Caribbean transformations : contemporary health care systems and their historical antecedents. Symposium. , 1989.
Nearly all West Indian islands initiated marked fertility declines sometime between 1960 and 1970.
Family planning programs have not played an important role in these declines.
Neither have other variables that conventional social theory tells us should promote reduced family sizes, like education and rising standards of living.
The historical experience of Barbados and Antigua, which reached replacement-level fertility in the 1980s, suggests that West Indian fertility declines reflect structural changes in national economies that created job opportunities for women.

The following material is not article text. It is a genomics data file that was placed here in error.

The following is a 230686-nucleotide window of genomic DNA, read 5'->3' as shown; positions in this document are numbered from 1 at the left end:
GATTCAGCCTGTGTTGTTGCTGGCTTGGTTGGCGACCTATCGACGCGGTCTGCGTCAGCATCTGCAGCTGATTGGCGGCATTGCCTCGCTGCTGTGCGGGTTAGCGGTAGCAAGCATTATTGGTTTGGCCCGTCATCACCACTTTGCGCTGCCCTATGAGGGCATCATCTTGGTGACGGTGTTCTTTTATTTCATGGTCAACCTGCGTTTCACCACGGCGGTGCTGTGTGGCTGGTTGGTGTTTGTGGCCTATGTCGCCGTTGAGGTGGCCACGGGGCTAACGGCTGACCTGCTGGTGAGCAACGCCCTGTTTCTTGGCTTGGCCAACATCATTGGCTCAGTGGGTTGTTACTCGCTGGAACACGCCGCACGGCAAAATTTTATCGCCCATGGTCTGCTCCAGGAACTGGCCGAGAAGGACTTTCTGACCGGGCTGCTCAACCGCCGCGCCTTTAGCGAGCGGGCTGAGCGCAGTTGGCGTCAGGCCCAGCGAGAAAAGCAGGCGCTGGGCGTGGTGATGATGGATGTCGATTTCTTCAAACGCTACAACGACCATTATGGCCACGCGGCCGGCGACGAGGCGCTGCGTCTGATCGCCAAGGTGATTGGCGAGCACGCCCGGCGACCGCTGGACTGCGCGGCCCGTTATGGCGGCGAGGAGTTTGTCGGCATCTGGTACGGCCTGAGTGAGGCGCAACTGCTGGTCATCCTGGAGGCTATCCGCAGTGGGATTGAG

Mots-clés Pascal : Caraïbe, Amérique, Femme, Homme, Contrôle naissance, Fertilité, Epidémiologie, Statut socioéconomique, Emploi, Politique sanitaire, Changement social
Mots-clés Pascal anglais : Caribbean, America, Woman, Human, Birth control, Fertility, Epidemiology, Socioeconomic status, Employment, Health policy, Social change
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Inist-CNRS - Institut de l'Information Scientifique et Technique
Cote : 93-0149629
Code Inist : 002B20A04. Création : 199406.